Innovative Solutions to California’s Water Problems

"Grassroots Cactivism." the winner of the speculative category of the Dry Futures competition / Ali Chen via Archinect
“Grassroots Cactivism.” the winner of the speculative category of the Dry Futures competition / Ali Chen via Archinect

As the worst drought since the 1950s continues to take its toll in California, innovative solutions to alleviate the state’s water woes were recently chosen as winners of Archinect’s Dry Futures competition, which sought “imaginative, pragmatic, idealist, and perhaps dystopic” proposals. The jury chose three winners for each of the two categories: speculative projects that involve “future realities and technologies not yet imagined,” and pragmatic projects that can actually be implemented in the near term.

Speculative Winners

The first place winner of the speculative category was Grassroots Cactivism, which combines a cacti farm and wastewater treatment plant, by Ali Chen, a design assistant at Bjarke Ingels Group (BIG). Chen’s winning proposal would feature nopale cactus, “a drought tolerant plant that’s fit for both human and animal consumption, and remarkably, is able to effectively clean polluted water,” according to DesignBoom. The cacti would not only require far less water to grow than California’s almond and orchard farms, but the cactus’ inter pulp could be adapted as a low-tech solution for recycling waste water.

Nopale cacti would be used to treat wastewater on-site / Ali Chen via Archinect

According to the project description, the farm also aims to promote the use of nopale cacti as food and a sustainable lifestyle choice “by hosting an eco-resort marketed towards the health-conscious modern traveler, with cooking workshops, highly-rated fine dining, a water museum, and various resort amenities. The goal is to market the use of cacti in contemporary cuisine, grow awareness, provide funding for research, and slowly increase demand for a crop that can eventually replace other water-intensive forms of vegetable and fodder.”

Diagram explaining the multiple uses of nopale cacti in the project / Ali Chen via Archinect
Diagram explaining the multiple uses of nopale cacti in the project / Ali Chen via Archinect

The second and third place winners were Urban Swales: Subterranean Reservoir Network for Los Angeles by the Geofutures team at Rensselaer School of Architecture and Analogue Sustainability: The Climate Refugees of San Francisco by architect Rosa Prichard, respectively. Urban Swales imagines a series of excavations throughout Los Angeles that would collect stormwater run-off in micro-reservoirs that could then be stored and re-distributed to local communities, while also creating “urban caverns” for human and animal occupation. Analogue Sustainability would be an inhabited flood defense on Treasure Island in San Francisco Bay that wraps around the island, housing those who have been displaced by flooding and sea level rise in the Bay.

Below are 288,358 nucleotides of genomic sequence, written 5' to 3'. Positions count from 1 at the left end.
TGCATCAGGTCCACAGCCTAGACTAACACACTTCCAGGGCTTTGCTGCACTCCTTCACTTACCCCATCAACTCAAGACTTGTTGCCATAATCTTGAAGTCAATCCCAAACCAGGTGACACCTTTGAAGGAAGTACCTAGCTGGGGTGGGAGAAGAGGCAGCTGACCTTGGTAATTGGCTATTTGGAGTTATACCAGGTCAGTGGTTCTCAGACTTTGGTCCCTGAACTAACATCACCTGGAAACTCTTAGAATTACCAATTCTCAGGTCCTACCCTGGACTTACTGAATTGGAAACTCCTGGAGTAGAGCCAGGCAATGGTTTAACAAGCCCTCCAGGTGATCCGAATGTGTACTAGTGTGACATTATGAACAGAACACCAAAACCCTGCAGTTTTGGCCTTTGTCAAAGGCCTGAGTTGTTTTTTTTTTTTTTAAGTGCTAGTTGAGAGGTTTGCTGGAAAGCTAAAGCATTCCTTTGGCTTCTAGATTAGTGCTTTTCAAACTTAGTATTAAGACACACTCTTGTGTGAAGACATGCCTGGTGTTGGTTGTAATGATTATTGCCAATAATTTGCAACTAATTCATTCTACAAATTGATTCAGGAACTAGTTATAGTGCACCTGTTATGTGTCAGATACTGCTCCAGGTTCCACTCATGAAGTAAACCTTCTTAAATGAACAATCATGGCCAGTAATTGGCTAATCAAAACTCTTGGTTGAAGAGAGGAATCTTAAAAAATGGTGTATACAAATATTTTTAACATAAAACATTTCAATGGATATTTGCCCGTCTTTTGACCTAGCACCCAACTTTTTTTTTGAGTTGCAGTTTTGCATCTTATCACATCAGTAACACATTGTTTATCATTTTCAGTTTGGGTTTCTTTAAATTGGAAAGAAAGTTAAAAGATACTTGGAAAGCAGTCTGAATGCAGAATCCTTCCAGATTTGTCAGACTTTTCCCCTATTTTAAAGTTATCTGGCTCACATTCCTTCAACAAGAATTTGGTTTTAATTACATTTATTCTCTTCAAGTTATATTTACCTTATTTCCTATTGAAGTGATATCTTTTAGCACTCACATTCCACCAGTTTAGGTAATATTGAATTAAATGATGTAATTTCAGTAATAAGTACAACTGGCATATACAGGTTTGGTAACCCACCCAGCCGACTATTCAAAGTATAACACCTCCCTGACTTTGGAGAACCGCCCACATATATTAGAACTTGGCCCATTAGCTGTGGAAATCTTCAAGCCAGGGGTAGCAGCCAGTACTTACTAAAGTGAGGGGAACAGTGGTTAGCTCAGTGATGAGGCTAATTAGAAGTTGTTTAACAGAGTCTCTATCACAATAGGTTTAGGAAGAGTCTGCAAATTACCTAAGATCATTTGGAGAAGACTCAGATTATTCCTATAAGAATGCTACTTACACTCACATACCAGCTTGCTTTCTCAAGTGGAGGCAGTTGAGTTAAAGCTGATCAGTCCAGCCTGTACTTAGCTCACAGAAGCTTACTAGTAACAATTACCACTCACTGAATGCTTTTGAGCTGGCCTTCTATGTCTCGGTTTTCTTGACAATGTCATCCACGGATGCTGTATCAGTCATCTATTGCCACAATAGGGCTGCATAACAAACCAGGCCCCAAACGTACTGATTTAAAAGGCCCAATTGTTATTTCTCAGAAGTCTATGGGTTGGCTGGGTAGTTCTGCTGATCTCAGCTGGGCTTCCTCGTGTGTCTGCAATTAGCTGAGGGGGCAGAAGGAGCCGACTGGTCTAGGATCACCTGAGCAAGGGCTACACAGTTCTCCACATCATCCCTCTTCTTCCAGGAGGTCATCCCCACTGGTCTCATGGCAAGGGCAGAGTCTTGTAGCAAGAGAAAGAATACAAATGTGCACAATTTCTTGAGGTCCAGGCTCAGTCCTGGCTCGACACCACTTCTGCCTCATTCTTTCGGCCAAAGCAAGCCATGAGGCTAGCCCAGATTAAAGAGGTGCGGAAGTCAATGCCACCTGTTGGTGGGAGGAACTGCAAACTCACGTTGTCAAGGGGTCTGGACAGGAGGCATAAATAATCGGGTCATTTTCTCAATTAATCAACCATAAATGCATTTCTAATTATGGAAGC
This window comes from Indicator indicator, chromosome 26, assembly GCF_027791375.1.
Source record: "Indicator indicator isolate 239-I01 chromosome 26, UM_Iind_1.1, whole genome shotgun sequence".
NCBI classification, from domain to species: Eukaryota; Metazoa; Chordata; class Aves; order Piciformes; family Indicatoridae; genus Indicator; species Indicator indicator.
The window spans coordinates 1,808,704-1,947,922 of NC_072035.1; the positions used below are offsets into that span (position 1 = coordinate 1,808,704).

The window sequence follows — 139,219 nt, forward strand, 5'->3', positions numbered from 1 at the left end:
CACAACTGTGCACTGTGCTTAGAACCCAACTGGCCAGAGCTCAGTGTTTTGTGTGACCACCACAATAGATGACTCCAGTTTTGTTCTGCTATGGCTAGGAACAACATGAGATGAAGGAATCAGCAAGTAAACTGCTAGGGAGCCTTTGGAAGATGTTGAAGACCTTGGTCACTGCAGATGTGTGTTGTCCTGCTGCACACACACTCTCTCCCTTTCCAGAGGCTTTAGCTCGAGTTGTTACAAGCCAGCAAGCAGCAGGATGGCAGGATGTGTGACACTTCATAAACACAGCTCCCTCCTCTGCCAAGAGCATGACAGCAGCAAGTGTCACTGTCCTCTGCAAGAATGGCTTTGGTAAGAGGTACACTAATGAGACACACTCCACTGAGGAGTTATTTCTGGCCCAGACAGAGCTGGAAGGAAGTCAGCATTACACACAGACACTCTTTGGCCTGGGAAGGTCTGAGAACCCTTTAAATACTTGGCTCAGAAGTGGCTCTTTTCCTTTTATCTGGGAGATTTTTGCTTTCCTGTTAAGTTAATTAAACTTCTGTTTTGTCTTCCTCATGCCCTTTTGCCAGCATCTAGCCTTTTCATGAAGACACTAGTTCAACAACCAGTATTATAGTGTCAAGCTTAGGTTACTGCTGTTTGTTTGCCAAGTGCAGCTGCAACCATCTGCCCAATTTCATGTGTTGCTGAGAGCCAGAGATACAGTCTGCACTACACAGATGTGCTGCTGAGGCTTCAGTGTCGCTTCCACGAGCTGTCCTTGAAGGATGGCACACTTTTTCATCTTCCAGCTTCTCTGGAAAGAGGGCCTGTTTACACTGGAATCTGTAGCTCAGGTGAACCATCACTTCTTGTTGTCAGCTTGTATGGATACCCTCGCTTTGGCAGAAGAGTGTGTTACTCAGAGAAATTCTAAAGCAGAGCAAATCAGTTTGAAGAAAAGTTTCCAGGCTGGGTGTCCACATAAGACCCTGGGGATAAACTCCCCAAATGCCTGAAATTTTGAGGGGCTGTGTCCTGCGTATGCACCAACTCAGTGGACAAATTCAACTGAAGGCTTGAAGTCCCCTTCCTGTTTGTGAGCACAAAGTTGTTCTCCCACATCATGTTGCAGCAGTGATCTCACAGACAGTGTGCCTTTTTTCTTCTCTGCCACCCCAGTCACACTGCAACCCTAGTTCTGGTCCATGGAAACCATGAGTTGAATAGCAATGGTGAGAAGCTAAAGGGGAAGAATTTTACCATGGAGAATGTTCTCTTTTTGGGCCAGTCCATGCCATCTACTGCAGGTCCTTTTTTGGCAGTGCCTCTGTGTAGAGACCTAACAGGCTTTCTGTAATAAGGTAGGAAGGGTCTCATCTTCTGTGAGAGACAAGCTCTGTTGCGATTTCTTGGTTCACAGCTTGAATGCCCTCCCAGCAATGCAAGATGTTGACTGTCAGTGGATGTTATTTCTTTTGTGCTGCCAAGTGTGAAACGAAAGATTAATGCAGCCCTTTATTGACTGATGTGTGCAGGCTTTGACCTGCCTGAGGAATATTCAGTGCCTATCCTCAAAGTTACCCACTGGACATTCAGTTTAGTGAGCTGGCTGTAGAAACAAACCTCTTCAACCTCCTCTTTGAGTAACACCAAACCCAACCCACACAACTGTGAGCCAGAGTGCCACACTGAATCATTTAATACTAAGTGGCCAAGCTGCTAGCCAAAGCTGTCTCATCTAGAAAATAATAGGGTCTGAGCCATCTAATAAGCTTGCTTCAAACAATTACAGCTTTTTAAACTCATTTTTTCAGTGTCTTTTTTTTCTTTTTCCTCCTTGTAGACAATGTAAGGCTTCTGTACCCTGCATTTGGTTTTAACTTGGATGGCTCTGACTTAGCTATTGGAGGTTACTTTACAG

Terraced landform and subterranean reservoirs envisioned in the Urban Swales project / Geofutures @ Rensselaer School of Architecture via Architnect
Rosa Prichard's "Analogue Sustainability: 'The Climate Refugees of San Francisco'" proposal / Rosa Prichard via Archinect
Rosa Prichard’s “Analogue Sustainability: ‘The Climate Refugees of San Francisco'” proposal / Rosa Prichard via Archinect

Pragmatic Winners

The first place winner of the pragmatic category is Liquifying Aquifers, a project by San Francisco-based designer Lujac Desautel. The project envisions multiple drains placed throughout the San Fernando Valley that drain back to the San Fernando Groundwater Basin, which are continually being over withdrawn “without any large-scale plan to replenish” it.

Rendering of Lujac Desautel’s “Liquifying Aquifers” proposal / Lujac Desautel via Archinect

Currently 165 gallons of water per second flow straight into the Pacific Ocean from the San Fernando Valley, rather than replenishing the aquifer sitting 40 feet below the surface. “Like a giant bathtub with a conglomerate of drains,” Liquifying Aquifers is a system of basins that could take root in urban areas, like easements and parking lots, providing community spaces that will also drain water back into the aquifer.

Diagram illustrating potential basin locations for water collection / Lujac Desautel via Archinect

The second place winner in the pragmatic category is Liquid Bank, by architect Juan Saez. Liquid Bank is a website and app that would offer users rewards and incentives that encourage them to use water responsibly. In exchange for developing water-saving habits, users would earn “aquos” that support water-related infrastructure projects in developing countries.

The award for third place in the pragmatic category went to Recharge City, a project by Barry Lehrman, an assistant professor at California State Polytechnic University, Pomona. The project seeks to recycle the 502 million gallons of water that is dumped into the Pacific Ocean by Hyperion treatment plant and the Joint Water Pollution control plant in Los Angeles every day by identifying recharge sites throughout the city.

Potential aquifer recharge sites in Los Angeles / Barry Lehrman via Archinect
Potential aquifer recharge sites in Los Angeles / Barry Lehrman via Archinect

The inter-disciplinary jury for the competition included: Allison Arieff, former editor of Dwell and now head of Spur; Geoff Manaugh, founder of BLDGBLOG; Hadley and Peter Arnold, co-founders of the Arid Land Institute, NASA’s Jay Famiglietti; Charles Anderson, FASLA, Werk; and Colleen Tuite and Ian Quate, founders of the “experimental landscape architecture studio” Green as F*ck.

Learn more about the competition winners.

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